Seeing these animals so at home in the water made those pictures of finned sharks washed up on beaches or dead sharks hanging in fish markets all the more depressing.

Sandbars are listed as vulnerable by the IUCN red list – they are targeted heavily, especially for shark fin soup, their fins hacked off and the rest of the body left to rot. Since they are long-lived and reproduce slowly, their population is declining rapidly.

In the sea, we clearly saw the sharks showing us respect but as a species, humans just can’t seem to reciprocate, unable to get past their ferocious reputation.

The reality, however, is that attacks on people are statistically incredibly rare and usually a case of mistaken identity in murky water (they see us as seals from beneath, especially on a surf board). When bites do occur, they are rarely fatal as the shark realises its error and leaves the area. You have more chance of being hit by lightning.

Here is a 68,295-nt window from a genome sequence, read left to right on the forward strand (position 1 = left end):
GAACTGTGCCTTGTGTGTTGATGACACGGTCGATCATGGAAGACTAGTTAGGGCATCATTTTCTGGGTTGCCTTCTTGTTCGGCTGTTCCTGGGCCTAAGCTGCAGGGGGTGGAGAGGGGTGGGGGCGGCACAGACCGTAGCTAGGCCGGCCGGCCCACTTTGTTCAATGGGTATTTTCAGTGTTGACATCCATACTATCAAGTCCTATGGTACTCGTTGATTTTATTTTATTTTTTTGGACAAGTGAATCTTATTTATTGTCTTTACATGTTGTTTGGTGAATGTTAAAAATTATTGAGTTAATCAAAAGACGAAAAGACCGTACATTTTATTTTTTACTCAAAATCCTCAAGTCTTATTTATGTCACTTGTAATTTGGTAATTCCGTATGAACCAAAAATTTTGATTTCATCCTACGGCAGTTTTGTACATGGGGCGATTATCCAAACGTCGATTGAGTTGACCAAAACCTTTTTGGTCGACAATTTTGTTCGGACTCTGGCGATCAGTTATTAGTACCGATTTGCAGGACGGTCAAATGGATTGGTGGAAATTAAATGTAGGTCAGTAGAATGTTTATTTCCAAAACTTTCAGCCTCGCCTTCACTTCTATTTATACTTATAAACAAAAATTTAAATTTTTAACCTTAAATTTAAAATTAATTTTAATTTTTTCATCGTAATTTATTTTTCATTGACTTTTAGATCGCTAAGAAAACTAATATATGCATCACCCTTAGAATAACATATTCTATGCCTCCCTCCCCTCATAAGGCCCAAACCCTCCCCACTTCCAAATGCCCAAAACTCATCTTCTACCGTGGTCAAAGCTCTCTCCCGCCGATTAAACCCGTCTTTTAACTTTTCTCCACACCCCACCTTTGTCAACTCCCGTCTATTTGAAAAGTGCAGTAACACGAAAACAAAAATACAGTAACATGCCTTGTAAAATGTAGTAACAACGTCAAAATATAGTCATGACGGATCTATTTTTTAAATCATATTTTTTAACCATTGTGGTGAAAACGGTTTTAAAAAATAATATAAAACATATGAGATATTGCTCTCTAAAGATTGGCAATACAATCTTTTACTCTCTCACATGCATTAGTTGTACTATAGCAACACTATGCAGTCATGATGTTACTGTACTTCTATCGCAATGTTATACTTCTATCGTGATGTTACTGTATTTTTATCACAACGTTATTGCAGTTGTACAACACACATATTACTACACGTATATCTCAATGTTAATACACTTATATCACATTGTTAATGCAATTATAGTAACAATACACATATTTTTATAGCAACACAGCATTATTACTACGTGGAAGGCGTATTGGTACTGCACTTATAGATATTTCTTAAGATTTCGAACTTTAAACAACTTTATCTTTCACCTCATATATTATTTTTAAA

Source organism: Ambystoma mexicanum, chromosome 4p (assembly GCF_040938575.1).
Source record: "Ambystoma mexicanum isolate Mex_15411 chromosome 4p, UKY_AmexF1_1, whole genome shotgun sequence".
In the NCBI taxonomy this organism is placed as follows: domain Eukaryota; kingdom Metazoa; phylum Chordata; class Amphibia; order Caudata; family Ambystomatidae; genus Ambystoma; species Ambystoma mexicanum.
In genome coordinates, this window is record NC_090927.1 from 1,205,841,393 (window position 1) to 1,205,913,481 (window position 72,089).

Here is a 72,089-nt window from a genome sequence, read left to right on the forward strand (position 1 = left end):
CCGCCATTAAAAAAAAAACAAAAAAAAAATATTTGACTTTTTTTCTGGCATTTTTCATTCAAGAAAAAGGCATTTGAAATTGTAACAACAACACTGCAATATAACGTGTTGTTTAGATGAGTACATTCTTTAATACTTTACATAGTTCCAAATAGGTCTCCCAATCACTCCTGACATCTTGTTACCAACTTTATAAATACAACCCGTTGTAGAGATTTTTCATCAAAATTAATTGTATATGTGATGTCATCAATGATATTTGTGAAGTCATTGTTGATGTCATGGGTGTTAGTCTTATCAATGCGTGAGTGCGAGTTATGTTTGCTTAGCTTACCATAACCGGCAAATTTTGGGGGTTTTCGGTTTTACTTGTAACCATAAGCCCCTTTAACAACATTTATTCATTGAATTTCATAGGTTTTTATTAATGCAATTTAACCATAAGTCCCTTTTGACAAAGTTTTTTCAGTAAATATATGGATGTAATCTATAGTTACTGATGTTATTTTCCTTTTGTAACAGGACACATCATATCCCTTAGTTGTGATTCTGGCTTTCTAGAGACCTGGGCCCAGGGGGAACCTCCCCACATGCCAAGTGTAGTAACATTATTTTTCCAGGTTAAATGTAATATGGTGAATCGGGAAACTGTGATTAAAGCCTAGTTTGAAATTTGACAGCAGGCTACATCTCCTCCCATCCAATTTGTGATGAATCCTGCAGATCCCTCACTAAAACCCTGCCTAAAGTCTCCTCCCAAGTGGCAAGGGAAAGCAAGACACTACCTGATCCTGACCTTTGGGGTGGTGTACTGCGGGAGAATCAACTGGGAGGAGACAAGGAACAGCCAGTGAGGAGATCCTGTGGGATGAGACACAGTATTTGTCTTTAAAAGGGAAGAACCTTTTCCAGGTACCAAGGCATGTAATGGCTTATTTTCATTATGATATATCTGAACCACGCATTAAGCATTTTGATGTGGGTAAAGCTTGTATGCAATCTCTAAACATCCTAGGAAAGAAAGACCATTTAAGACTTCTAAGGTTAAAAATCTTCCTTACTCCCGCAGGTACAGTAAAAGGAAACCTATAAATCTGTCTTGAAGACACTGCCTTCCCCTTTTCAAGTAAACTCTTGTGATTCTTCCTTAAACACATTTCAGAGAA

While the second group were face down in shark alley, the whales put on a show for us. Just as I was about to get into the water again, they executed a perfect double breach, two powering out of the water in perfect synchronicity, hanging in the air for a couple of seconds and then crashing down simultaneously with a terrific splash.

I was so transfixed, I forgot that I was holding the Go Pro, already running; all we got was some footage of the deck and an audio of me saying “Oh My Gooooooddddddddddd”.

Most girls get red roses on February 14 – I get an encounter with an apex predator

But the timing of our next dive was perfect. The whales were moving towards the boat as I got in.

I turned a slow 360° under the water, scanning the flickering expanse of blue – the visibility was great, but there was no sign of a 10-metre cetacean. I focused instead on the sharks circling calmly.

And then I got one of those feelings, the kind you get in the forest when something big is watching you in the gloom.